Arriving as it does in the wake of the re-election of George Bush, Danny Schechter's "WMD: Weapons of Mass Deception" can't help but feel anticlimactic. This slim documentary, an...

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Arriving as it does in the wake of the re-election of George Bush, Danny Schechter’s “WMD: Weapons of Mass Deception” can’t help but feel anticlimactic.

This slim documentary, an exploration of the failings of the American media in covering the Iraq war, is unlikely to draw “Fahrenheit 9/11”-size crowds. The audience it does find will probably be a small army of true believers. That’s a shame; despite its flaws, Schechter’s film raises some crucial issues.

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A self-proclaimed media critic and “news dissector,” Schechter is upfront about his own politics. He’s a left-leaning liberal and professional skeptic who makes his living reading between the lines. He narrates the film and begins by probing the largely unexamined question about the basic way in which the Pentagon permitted coverage of the war.

Movie review


“WMD: Weapons of Mass Deception,” a documentary produced and directed by Danny Schechter. 98 minutes. Not rated; suitable for mature audiences (contains disturbing war images). Varsity.

That coverage, as we all know by now, revolved around the idea, minted especially for Operation Iraqi Freedom, of “embedded” reporters: journalists who eat with, sleep with and work with the troops they are covering, depending on them for their safety.

The film is structured loosely around interviews with journalists (or, as they’re sometimes succinctly called, “embeds”) and producers, excerpts of footage from various outlets and Schechter’s own musings on what happened and why.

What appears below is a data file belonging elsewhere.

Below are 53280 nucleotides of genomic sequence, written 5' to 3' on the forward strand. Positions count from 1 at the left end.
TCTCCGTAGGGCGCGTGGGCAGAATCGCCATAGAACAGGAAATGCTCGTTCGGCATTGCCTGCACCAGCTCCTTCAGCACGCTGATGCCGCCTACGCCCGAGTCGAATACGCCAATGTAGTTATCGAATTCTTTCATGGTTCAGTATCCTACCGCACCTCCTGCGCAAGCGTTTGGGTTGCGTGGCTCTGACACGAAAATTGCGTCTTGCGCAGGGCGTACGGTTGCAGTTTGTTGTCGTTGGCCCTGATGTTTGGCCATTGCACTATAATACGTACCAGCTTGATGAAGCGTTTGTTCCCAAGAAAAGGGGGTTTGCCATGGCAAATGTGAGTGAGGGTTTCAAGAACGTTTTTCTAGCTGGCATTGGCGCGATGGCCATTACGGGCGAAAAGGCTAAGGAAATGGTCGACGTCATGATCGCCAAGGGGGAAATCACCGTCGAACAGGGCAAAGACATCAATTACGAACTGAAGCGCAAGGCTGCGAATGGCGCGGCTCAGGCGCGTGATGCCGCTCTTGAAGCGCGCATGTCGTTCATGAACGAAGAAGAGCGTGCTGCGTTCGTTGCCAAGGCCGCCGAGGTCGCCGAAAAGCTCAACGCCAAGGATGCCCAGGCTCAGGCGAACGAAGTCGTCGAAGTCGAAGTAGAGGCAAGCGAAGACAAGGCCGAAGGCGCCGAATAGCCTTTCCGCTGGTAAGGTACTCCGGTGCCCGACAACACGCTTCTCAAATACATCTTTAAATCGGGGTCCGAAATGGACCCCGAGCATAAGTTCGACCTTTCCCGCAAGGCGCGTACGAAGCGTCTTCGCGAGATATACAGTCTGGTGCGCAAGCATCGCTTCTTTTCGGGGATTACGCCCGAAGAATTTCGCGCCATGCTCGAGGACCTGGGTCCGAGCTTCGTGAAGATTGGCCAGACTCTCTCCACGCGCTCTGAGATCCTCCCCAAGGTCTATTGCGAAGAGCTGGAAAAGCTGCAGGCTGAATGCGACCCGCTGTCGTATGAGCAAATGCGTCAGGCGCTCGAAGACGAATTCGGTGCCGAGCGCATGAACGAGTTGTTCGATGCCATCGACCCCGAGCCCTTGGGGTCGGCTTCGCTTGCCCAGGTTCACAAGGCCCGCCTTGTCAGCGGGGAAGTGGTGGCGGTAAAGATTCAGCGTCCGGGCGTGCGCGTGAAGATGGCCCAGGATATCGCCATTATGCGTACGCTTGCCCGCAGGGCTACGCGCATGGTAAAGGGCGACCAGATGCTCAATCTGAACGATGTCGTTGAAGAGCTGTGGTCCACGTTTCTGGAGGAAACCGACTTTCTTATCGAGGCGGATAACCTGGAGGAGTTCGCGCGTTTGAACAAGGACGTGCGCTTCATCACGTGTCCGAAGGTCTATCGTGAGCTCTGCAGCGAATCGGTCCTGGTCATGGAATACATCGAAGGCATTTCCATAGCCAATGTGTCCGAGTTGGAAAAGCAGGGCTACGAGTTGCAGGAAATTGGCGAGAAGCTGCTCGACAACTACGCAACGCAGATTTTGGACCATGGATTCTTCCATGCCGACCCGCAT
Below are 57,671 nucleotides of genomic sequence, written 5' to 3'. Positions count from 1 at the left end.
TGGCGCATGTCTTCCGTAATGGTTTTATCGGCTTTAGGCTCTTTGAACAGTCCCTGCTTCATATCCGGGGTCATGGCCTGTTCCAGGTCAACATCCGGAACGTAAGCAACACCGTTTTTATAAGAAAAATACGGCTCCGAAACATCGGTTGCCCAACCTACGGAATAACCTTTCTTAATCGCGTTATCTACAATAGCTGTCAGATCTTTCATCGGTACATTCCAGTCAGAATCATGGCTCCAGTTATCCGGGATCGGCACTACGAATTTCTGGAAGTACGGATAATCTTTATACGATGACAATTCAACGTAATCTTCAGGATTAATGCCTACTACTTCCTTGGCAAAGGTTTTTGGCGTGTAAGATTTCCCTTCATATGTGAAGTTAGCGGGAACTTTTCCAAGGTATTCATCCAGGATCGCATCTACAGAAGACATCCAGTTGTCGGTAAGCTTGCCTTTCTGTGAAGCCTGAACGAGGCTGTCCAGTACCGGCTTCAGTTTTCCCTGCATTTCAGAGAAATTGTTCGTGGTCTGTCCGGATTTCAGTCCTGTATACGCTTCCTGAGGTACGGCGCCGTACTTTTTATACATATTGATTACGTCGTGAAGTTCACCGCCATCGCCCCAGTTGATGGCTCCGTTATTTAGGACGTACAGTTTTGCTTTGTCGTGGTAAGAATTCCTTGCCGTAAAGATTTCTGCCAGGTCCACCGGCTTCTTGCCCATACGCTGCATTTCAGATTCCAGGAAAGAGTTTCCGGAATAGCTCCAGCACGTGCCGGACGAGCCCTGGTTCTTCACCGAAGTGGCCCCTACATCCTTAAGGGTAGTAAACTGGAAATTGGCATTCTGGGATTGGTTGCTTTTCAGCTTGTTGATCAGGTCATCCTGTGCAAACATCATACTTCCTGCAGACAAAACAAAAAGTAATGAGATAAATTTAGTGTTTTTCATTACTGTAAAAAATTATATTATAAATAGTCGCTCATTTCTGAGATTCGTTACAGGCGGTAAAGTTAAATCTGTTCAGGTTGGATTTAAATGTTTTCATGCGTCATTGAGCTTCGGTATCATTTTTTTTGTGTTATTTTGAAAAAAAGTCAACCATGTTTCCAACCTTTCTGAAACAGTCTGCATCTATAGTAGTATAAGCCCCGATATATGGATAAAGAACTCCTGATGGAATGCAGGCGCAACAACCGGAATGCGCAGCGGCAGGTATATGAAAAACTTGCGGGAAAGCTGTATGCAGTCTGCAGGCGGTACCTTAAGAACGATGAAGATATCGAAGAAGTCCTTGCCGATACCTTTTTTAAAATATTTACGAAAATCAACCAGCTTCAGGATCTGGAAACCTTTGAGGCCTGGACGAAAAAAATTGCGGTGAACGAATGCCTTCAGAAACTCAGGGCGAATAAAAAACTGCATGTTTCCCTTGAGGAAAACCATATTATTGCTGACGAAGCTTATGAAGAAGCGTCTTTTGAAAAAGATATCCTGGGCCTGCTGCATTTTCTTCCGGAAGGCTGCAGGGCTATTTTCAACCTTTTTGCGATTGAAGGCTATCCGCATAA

There were, after the fact, some murmurings about whether or not embedding would allow objectivity. “Bad journalism,” Ted Koppel said, flatly. By and large, however, the major players fell into line.

“In this age of media mergers, has the media merged with the military?” Schechter asks. We learn that most media outlets, in exchange for permission to cover the war from embedded positions, signed a lengthy contract stipulating what they could and couldn’t do. And that the Pentagon issued recommendations about things like the best camera angles to use.

One memo suggested that television journalists should ” take it [the camera] off the sticks,” meaning they should move the camera around, shoot from jiggly hand-held angles, convey more of a feeling of action and excitement.

Schechter suggests that the coverage presented to the public — which earned the name “militainment” in some circles — was cynically manipulated at almost every level by the Bush administration.

Whether you agree with that, and whether Schechter’s oddly jaunty persona appeals to you or irritates you, “Weapons of Mass Deception” does open the door to an important discussion of the way in which this war played out in newspapers and on television sets across America.